• Ability to operate mechanized equipment
  • Manual dexterity
  • Ability to solve complex problems
  • Depth perception
  • Physical coordination
  • Good sense of balance

Job Postings by Real Employers

Job postings for steelworkers typically list the experience required and the job duties the candidates can expect. Employers tend to emphasize the types of tools steelworkers need to be familiar with as well as the need for skills specific to the industry in which they'll work. Following is a sample of real job postings that were available in May 2012:

  • A Wisconsin shipbuilding company seeks steelworkers to weld parts and assemblies. Other duties include installation, inspection, testing and repair of equipment. A high school diploma, three years of experience and the ability to read blueprints are required. Candidates must be available to work any shift and in inclement weather.
  • A civil engineering firm in West Virginia wants to hire structural ironworkers for a bridge project. Experience is required, and this is a full-time position.
  • A company in New Jersey is looking for a structural steelworker with experience in lifting, welding, power tools and fabrication to position and attach structural elements.

How to Gain an Edge in the Field

Taking high school classes in blueprint reading, math, shop and welding will give you a head start in learning some of the skills necessary for a career as a steelworker. Obtaining an internship is also a good way to gain entry into a steelworker career. The American Welding Society (AWS) lists companies that offer internships, when available. These companies often recruit interns for permanent, full-time positions. Obtaining welding certification is another way to enhance your skills and make yourself more valuable to an employer. The AWS offers several certification programs for steelworkers at different levels of welding expertise.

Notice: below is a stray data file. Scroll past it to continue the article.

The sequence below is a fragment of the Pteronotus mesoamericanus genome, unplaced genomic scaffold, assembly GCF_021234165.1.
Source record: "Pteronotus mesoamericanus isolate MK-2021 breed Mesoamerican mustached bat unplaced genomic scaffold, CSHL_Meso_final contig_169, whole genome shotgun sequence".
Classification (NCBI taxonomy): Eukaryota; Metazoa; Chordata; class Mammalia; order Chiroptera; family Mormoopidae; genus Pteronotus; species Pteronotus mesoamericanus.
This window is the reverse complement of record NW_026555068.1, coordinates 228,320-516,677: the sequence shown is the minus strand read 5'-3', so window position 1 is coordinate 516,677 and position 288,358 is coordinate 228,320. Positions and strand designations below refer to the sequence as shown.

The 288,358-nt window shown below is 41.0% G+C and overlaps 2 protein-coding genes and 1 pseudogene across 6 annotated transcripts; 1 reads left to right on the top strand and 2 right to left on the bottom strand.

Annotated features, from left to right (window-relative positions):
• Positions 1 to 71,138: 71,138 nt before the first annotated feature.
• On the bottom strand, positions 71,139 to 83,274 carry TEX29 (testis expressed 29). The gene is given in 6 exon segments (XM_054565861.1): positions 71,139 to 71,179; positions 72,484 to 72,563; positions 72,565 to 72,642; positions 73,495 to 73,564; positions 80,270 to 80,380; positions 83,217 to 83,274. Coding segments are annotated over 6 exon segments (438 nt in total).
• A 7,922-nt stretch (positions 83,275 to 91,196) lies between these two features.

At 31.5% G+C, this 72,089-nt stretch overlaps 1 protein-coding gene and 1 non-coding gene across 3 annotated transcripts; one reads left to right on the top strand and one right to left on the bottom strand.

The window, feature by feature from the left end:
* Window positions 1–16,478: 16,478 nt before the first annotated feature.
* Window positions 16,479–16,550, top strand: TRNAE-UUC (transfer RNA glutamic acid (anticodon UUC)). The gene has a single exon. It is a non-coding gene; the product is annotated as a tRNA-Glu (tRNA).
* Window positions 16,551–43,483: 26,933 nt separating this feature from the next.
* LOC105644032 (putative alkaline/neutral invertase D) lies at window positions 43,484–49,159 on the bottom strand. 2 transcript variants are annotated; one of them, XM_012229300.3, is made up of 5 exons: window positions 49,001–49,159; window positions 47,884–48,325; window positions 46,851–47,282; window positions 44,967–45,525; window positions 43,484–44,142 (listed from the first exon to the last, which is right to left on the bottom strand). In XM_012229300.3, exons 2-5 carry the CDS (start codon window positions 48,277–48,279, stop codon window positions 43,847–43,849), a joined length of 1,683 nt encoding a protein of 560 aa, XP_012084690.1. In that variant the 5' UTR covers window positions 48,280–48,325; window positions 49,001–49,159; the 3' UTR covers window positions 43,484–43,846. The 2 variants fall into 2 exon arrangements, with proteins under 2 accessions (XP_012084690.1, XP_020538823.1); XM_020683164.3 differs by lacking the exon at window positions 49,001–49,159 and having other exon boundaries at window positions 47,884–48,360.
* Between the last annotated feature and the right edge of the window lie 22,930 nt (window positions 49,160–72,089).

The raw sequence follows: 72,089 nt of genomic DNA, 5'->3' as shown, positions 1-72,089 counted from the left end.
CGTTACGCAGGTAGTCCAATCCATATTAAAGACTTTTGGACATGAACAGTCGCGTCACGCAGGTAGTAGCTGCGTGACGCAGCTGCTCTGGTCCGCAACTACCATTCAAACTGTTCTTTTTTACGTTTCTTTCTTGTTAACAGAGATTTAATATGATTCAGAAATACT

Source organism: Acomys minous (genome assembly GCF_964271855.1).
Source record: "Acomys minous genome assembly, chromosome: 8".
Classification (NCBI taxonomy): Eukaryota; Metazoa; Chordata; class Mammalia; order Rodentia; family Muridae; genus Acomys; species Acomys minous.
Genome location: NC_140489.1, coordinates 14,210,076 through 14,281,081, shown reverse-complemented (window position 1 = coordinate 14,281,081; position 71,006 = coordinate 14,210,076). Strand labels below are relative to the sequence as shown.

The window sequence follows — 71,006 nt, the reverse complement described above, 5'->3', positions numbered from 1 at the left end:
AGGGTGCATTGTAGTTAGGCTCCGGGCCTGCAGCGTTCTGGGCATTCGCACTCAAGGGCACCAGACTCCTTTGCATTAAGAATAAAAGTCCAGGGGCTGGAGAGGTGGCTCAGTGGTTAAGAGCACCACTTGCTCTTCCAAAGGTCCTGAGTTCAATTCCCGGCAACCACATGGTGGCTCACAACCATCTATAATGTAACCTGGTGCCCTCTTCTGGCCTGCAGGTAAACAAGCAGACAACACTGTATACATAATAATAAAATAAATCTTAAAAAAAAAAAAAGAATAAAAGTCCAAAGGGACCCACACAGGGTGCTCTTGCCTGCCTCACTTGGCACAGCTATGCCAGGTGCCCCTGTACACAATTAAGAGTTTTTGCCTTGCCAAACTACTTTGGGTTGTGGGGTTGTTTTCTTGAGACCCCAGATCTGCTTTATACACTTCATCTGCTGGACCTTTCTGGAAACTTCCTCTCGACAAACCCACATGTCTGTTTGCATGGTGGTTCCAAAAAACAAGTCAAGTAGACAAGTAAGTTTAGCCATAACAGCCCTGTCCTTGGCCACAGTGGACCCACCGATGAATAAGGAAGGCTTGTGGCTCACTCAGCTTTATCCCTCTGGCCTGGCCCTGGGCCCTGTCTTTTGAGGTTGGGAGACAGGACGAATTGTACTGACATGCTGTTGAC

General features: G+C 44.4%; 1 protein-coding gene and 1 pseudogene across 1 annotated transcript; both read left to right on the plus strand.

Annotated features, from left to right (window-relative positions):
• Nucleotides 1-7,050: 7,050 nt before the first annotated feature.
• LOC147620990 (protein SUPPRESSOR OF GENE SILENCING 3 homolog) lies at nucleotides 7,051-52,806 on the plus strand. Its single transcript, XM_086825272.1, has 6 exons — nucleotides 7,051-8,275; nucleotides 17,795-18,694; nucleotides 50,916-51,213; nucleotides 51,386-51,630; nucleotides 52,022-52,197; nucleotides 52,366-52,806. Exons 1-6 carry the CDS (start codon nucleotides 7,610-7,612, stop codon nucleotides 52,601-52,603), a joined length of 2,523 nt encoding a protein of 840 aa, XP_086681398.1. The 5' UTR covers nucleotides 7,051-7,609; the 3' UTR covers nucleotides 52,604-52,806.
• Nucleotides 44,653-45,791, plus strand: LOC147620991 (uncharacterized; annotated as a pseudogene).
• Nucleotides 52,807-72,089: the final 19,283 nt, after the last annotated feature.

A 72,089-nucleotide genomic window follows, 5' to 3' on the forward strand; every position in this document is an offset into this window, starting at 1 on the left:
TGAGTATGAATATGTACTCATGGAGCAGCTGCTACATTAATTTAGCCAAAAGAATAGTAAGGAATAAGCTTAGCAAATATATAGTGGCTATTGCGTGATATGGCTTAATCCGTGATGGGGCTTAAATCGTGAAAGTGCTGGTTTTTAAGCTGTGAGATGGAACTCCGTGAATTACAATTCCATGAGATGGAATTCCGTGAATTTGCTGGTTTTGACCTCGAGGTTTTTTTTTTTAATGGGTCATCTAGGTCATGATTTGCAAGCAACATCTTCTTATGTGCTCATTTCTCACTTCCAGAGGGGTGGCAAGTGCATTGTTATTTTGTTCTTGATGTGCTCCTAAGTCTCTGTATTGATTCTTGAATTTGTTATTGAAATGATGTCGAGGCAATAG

Other Careers to Consider


If you like the idea of working with metal but prefer a job that doesn't often involve working at great heights, you might be interested in a boilermaker career. Boilermakers assemble and install large vats by following instructions on blueprints. These vats are used to store gases and liquids. You'll also repair and clean pipes, boilers, vats and valves as well as inspecting and testing these large vessels and their components.

Like steelworkers, a boilermaker's entry into the occupation is usually through an apprenticeship program; however, boilermakers have higher earning potential. According to the BLS, boilermakers earned a mean annual wage of about $57,000 as of 2011. Career prospects are also good, with job growth projected to increase by 21% between 2010 and 2020.

Cement Mason

Another growing career option in the construction industry is cement masonry. Cement masons pour concrete to make roads, sidewalks, curbs and concrete floors. First they set the forms so the concrete will dry in the desired shape, then they pour the concrete into the forms. After the concrete is poured, cement masons smooth the surface and round the edges. You'll learn the skills for this career on the job, but you could also complete an apprenticeship program in cement masonry.

According to the BLS, cement masons earned a mean annual wage of $39,000 as of 2011, considerably less than steelworkers and boilermakers; however, their career prospects are much brighter, with the number of jobs projected to increase by 34% between 2010 and 2020.